In the Thanksgiving to Christmas slot is “a modern adaptation of a classic work” (that’s not the title, though sounds as if it might be). The play, yet to be announced, will be one “in conversation with new work,” in a production that “breathes new life” into an important, older work of theater.

The new year begins with I Am My Own Wife, by Doug Wright, a Yale grad, with a director still to be determined. The show is a Pulitzer Prize-winning play “about survival and identity” of a transgender person in East Berlin during and after World War II, with a single actor playing over 40 roles. February 5-March 1, 2020.

Mid-March to mid-April is The Chinese Lady by Lloyd Suh, a member of the Ma-Yi Writers Lab. In its third production, the play, “inspired by the true story of America’s first female Chinese immigrant,” will be directed by Ralph B. Peña, a founding member and current artistic director of Ma-Yi Theater. March 18-April 12, 2020.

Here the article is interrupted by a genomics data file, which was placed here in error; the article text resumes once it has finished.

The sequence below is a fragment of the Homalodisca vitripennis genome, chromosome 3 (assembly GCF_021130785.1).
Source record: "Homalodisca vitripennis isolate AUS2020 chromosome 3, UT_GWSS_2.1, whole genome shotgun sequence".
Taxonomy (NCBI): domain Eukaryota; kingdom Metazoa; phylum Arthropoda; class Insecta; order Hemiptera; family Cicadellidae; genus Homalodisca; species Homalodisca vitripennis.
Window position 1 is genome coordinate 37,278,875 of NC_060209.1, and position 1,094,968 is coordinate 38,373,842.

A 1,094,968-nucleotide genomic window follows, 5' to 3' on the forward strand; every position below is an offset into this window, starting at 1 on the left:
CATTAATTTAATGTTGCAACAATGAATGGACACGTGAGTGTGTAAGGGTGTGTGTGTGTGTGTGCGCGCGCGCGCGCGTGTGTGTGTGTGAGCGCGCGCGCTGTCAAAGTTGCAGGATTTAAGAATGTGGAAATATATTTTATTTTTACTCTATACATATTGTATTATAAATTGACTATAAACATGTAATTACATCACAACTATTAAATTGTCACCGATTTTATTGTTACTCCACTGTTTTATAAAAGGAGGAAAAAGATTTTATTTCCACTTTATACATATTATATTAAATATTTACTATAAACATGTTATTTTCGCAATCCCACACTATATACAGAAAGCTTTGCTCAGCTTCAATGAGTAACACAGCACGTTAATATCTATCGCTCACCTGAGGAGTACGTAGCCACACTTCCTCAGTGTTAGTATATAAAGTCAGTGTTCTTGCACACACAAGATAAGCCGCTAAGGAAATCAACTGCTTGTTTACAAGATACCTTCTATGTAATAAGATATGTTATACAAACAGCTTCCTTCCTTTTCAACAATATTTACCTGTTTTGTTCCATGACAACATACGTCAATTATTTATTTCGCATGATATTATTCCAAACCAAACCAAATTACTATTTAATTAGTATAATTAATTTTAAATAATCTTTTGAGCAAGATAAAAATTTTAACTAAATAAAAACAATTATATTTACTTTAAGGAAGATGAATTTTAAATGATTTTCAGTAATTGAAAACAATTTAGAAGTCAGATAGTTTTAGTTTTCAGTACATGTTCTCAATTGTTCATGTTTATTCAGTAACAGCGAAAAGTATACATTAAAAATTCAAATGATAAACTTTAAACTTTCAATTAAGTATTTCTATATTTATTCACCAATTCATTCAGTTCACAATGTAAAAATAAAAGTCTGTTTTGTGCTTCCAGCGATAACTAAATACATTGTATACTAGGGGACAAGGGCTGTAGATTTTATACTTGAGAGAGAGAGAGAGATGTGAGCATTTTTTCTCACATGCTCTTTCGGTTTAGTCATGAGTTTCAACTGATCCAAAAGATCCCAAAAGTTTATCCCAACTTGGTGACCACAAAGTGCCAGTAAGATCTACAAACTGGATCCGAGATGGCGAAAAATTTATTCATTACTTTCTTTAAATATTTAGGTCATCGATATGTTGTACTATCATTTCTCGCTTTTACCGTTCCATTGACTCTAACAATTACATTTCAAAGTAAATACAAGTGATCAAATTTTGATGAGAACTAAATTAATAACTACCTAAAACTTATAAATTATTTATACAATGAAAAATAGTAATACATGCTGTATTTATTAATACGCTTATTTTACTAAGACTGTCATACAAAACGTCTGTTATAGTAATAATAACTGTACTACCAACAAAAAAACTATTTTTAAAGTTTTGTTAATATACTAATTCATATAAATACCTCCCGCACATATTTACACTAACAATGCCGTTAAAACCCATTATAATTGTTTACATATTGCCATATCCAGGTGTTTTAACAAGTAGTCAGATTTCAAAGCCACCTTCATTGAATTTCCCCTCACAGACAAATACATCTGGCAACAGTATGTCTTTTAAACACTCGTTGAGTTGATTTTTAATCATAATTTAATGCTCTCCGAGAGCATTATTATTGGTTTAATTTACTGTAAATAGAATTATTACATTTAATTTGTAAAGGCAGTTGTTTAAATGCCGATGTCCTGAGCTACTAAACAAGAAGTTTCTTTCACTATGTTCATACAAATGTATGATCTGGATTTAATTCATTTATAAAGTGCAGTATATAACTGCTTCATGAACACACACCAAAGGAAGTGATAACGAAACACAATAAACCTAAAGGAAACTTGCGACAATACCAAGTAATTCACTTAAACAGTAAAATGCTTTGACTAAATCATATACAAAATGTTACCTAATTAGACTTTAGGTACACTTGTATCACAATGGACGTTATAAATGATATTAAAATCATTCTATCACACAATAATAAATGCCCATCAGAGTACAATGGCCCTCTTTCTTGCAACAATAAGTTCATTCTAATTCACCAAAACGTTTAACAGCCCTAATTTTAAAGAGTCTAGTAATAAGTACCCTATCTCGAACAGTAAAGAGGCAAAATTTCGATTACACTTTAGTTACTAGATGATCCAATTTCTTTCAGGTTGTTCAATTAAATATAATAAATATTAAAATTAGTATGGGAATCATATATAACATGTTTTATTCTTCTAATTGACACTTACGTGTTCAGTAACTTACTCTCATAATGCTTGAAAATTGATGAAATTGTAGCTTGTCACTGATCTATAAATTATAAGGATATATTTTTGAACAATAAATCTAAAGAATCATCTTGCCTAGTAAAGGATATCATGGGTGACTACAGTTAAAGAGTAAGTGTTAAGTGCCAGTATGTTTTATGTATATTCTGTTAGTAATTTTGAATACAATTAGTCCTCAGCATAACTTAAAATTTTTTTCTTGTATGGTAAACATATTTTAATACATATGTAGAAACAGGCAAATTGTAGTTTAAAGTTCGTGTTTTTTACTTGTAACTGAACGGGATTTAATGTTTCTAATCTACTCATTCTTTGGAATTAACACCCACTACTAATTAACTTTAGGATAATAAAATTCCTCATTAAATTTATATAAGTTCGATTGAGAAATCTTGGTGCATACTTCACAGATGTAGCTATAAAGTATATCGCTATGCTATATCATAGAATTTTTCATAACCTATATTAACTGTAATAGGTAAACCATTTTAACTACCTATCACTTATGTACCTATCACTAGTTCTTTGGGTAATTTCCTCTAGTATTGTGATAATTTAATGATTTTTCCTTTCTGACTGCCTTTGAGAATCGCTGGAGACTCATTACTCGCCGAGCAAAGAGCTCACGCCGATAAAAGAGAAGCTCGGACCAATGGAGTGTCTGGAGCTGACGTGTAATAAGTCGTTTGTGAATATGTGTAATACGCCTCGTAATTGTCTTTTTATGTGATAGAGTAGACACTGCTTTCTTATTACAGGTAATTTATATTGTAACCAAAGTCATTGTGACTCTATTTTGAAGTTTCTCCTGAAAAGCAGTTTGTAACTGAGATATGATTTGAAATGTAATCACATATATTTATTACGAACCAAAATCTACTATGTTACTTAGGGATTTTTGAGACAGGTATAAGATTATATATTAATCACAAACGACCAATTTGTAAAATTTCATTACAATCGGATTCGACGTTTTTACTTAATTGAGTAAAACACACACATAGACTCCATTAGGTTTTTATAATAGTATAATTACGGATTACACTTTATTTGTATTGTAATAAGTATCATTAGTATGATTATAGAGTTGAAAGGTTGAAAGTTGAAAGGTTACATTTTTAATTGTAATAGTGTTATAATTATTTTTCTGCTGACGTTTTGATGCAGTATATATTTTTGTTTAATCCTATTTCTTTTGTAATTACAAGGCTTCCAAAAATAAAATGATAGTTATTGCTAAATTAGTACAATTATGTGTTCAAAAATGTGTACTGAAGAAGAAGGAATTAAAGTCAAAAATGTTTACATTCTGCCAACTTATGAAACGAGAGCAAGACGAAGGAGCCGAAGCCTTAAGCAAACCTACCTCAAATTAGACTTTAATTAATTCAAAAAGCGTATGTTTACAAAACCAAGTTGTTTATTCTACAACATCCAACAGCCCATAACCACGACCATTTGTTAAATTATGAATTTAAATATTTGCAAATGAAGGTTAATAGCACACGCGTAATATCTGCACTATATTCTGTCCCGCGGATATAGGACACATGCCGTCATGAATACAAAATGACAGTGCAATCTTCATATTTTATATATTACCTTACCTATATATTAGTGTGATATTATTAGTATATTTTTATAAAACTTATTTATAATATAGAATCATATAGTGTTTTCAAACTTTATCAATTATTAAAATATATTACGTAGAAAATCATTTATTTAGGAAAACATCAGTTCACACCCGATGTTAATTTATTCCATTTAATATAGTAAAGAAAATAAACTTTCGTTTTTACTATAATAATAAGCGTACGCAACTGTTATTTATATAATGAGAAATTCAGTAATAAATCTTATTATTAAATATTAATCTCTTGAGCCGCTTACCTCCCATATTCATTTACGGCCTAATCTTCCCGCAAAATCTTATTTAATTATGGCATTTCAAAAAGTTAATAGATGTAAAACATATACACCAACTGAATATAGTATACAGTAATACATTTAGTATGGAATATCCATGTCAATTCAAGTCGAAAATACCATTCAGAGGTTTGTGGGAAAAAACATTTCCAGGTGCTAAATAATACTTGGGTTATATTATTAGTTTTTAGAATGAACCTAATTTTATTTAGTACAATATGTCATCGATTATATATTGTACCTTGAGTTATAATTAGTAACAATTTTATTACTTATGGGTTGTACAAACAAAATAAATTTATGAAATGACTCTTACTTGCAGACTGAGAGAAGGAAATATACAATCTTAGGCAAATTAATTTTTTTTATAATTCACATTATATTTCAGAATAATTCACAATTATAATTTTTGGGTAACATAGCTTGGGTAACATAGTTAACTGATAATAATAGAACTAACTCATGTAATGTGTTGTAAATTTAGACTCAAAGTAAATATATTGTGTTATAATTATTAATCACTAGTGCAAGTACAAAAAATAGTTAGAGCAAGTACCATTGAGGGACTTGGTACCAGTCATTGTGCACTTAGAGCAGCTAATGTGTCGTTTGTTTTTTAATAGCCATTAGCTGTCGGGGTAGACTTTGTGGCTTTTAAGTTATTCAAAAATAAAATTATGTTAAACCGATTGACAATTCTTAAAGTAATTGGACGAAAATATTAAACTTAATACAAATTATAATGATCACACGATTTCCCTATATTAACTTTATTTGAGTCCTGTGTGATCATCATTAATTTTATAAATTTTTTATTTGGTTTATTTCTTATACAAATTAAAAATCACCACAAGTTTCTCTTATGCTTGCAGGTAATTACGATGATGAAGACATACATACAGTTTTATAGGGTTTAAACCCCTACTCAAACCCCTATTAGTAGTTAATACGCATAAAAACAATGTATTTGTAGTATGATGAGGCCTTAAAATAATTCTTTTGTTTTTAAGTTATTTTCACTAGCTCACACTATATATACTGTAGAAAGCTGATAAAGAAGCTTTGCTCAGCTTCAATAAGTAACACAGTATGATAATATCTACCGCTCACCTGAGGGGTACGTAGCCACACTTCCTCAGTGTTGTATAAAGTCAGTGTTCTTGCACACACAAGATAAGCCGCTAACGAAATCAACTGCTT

Work by a female playwright and a female director will by featured in The Great Leap by Lauren Yee, a Yale grad and member of the Ma-Yi Writers Lab, and directed by Madeline Sayet, a CT native noted for her work incorporating the stories and traditions of the Mohegan tribe. The play is “a thrilling underdog story of basketball and foreign relations in 1980s China.” May 6-31, 2020.

This week the Long Wharf’s current season continues with tonight’s press opening of An Iliad, Lisa Peterson and Denis O’Hare’s adaptation of Homer’s Iliad (in Robert Fagles’ translation), directed by Brooklyn-based theater person Whitney White. It’s a two-person play with Rachel Christopher as The Poet and Zdenko Martin as The Muse and runs unti April 14. My review can be found here.

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Tomorrow night, Yale Cabaret opens its fourth annual Satellite Festival, which runs Thursday, 3/28, through Saturday, 3/30. My preview can be found here.